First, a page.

Baby born in world's first in utero stem cell transplant trial

June 1, 2018 by Suzanne Leigh, University of California, San Francisco
Newborn Elianna is held by her mother, Nichelle Obar, and father, Chris Constantino. Elianna was born in February at UCSF Medical Center at Mission Bay after receiving an in utero stem cell transplant to treat a lethal form of thalassemia. Credit: Noah Berger

UC San Francisco researchers have safely transplanted a woman's stem cells into her growing fetus, leading to the live birth of an infant with a normally fatal fetal condition. The infant, who had been critically ill during the second-trimester of pregnancy due to alpha thalassemia, is the first patient enrolled in the world's first clinical trial using blood stem cells transplanted prior to birth.

The infant was born at UCSF Medical Center at Mission Bay in February, four months after undergoing the transplant to treat the blood disorder, which is caused by a gene carried by nearly 5 percent of the world's population.

While the ultimate goal will be to assess whether the mother's stem cells integrate, or engraft, in the fetus' bone marrow and generate healthy blood cells throughout the child's life, this phase 1 trial aimed to determine first whether the procedure – which includes infusing the mother's stem cells along with several blood transfusions – would be safe.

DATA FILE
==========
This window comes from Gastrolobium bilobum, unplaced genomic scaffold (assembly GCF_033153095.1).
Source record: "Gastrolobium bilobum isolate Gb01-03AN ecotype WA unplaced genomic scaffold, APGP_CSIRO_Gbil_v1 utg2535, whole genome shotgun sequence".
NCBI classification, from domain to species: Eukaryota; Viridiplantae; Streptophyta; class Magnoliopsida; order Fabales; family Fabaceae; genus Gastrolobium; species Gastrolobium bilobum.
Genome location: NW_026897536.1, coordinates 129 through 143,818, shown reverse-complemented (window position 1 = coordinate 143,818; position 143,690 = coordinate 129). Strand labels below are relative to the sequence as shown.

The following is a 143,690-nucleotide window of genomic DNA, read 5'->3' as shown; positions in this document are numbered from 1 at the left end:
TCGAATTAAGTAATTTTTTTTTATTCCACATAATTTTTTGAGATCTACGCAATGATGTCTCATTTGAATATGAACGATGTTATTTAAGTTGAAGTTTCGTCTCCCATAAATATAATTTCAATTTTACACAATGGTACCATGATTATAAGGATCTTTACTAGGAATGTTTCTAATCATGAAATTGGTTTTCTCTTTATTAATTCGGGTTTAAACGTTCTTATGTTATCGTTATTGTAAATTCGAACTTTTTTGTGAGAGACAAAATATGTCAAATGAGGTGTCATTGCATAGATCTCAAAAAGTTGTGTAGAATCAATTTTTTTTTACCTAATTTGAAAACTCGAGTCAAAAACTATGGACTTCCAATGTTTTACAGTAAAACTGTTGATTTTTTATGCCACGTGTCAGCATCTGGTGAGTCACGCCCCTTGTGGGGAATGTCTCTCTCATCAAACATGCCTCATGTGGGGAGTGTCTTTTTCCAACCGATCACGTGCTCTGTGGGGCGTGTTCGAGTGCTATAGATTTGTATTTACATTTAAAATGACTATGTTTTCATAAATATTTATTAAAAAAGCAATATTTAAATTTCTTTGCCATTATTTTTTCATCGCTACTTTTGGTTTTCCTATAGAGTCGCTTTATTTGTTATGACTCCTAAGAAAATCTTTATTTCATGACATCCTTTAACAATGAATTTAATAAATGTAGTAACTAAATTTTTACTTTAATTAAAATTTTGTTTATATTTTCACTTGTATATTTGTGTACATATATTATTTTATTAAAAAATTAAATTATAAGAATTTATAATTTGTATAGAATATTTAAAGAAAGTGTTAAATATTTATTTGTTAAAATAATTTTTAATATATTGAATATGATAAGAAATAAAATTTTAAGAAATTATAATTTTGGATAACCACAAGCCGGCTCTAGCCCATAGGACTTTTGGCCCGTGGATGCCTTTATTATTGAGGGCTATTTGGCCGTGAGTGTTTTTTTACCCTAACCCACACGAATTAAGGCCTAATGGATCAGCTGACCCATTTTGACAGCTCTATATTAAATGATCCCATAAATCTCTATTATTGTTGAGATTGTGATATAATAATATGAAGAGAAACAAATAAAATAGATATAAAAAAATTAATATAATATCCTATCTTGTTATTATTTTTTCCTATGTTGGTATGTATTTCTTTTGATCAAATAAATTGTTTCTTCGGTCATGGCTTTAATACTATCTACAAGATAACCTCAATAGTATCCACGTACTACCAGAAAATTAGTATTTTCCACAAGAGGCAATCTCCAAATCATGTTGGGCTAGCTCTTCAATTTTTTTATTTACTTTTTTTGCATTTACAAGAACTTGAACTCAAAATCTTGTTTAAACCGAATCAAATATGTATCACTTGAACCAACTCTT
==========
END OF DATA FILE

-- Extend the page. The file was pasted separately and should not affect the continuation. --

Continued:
"We are encouraged by how well she and her mother have tolerated this complex treatment," said Tippi MacKenzie, MD, a pediatric and fetal surgeon at UCSF Benioff Children's Hospital San Francisco, who performed the pioneering transplant after a decade of research. Normally, women whose fetuses are diagnosed with are given a grim prognosis and often terminate the pregnancy due to the low likelihood of a successful birth.

"Her birth suggests that fetal therapy, including fetal transfusions, is a viable option to offer to families with this diagnosis," MacKenzie said.

The infant, whose parents were unknowingly carriers of the disease, was born at 37 weeks' gestation weighing just under 5 lbs. She has been discharged from the hospital and has returned with her family to their home in Hawaii, although she will require further blood transfusions or another to remain healthy.

During the pregnancy, MacKenzie's team at the UCSF Fetal Treatment Center treated the fetus with regular in utero blood transfusions, after a medical center near the family's hometown detected life-threatening swelling, or hydrops, during an ultrasound. The swelling, which included an enlarged heart, was the result of the body's response to severe anemia and lack of oxygen, which is the hallmark of alpha major, the most dangerous variant of the disease.